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Syria legal advice to be published
Legal advice on taking military action in Syria will be published later, Downing Street has confirmed.
MPs have been urged to give a united response to the use of chemical weapons in Syria after David Cameron was forced to concede that any decision on British involvement in military action should be delayed to give United Nations inspectors time to complete their work.
But Labour is continuing to push ahead with its own amendment and will only decide whether to support the Government's motion later in the day. A Labour source said: "We will be pressing ahead with our amendment. We believe it gives a clearer road map, sets out clearer criteria of what must be done before any military action is taken."
Opposition leader Ed Miliband said: "I'm clear that this is a very grave decision to take military action that the House of Commons would be making and I didn't think that that decision should be made on an artificial timetable when the House of Commons wouldn't even have seen the evidence today from the UN weapons inspectors. I'm determined to learn the lessons of the past, including Iraq, and we can't have the House of Commons being asked to write a blank cheque to the PM for military action."
Deputy Prime Minister Nick Clegg said the Government "was bending over backwards" to try to address concerns over military action, including publishing advice from the Attorney General and the Joint Intelligence Committee. He told BBC Radio 4's Today programme: "I think there is a great deal of understandable anxiety and concern and unease about what taking possibly military steps would mean for this country, for the world, for the region and so on. We had anticipated that. That is why we have said that we want the UN process to be followed, why we must listen to what the UN inspectors say, that's why we have been bending over backwards to both recall Parliament, now say there's going to be not one but two votes, to talk to the Opposition, to publish the legal advice from the Government as we will later this morning, to publish the advice and findings from the Joint Intelligence Committee, as we will this morning."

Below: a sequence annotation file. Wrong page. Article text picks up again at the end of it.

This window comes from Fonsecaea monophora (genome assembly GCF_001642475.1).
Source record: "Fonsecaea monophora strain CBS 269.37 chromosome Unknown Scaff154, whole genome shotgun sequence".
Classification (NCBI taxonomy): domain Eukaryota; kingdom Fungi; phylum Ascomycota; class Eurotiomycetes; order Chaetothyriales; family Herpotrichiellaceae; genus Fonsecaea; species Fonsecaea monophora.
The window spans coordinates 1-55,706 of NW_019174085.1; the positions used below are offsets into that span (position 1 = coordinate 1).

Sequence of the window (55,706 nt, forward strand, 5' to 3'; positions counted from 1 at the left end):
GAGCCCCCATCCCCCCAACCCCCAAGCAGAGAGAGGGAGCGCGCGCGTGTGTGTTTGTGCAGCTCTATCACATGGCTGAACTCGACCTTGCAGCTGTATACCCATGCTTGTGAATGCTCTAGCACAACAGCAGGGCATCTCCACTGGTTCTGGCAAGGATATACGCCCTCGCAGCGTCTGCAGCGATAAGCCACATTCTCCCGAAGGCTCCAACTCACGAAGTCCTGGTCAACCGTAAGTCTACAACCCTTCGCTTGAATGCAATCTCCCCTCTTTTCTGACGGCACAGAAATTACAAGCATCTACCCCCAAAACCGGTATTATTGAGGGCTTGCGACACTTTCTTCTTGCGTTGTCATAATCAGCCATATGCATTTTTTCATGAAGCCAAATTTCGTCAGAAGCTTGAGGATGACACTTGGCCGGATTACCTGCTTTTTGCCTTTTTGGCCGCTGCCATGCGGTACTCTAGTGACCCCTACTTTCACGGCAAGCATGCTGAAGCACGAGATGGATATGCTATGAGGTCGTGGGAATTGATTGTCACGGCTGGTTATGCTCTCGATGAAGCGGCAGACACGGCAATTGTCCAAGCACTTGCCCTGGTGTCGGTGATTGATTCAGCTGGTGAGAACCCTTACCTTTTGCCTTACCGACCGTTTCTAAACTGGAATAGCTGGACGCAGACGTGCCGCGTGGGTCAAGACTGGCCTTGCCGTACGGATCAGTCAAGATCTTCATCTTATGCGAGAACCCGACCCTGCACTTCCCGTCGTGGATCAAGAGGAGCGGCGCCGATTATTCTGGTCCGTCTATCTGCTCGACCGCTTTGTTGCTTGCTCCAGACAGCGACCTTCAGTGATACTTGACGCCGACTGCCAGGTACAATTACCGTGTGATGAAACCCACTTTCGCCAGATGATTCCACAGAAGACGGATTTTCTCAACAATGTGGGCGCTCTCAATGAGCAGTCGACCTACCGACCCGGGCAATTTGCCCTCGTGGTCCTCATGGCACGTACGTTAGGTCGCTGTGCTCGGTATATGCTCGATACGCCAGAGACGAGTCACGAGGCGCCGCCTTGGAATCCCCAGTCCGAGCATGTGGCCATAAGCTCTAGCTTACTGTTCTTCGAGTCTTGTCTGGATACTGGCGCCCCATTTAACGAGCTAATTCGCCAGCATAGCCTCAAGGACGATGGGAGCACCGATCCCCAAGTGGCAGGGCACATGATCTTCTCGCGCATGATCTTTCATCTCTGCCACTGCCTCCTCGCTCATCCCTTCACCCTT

In the face of opposition from Labour and a potential revolt by backbenchers, the Prime Minister accepted a second vote in Parliament would be required to support direct UK military involvement in Syria once the UN process was complete. MPs who have been recalled to Parliament for an emergency session on the crisis will vote on a motion backing the principle of military action in response to a "crime against humanity" by Bashar Assad's regime. Downing Street said Mr Cameron was determined to act in a consensual way and had never ruled out a second vote, although he believed it would be "difficult".
The motion that the Prime Minister will present in the Commons states that the UN Security Council (UNSC) should consider a briefing from the inspectors and seek to agree a resolution on military strikes against Syria - although ministers conceded this was unlikely, given Russian and Chinese opposition. Crucially it states: "Before any direct British involvement in such action, a further vote of the House of Commons will take place."
Labour's decision not to back a vote on military action until the findings of the UN weapons inspectors have gone before the UN Security Council has sparked a furious response in Downing Street, it was reported.
But Mr Miliband insisted his position had remained the same since the Prime Minister first announced he was recalling Parliament. He said: "I've been very clear and consistent since Tuesday that there are three criteria that would need to be met for action to be undertaken. First of all the rule of law needs to be followed, including the United Nations processes. Secondly, that any action must have clear and achievable military objectives and third, that any action must be specifically limited to deterring the future use of chemical weapons. That's the position we have taken. I think it's the right position, I think it's the position the British people would expect us to take because this is such an important decision and it's got to be done, if it is done, in the right way."
The United Nations secretary-general confirmed that weapons inspectors will complete their investigation on Friday. In a tweet, a UN spokesman said: "UNSG told reporters in Vienna that Syria UN ChemicalWeapons team will finish work Friday & leave Saturday." It comes as US officials have said that intelligence linking Assad to the attack last week is no "slam dunk" and raised questions about whether the Syrian president ordered the attack. A report by the US director for national intelligence suggests Assad's forces are most likely responsible but also sets out the gaps in the intelligence picture, according to Associated Press.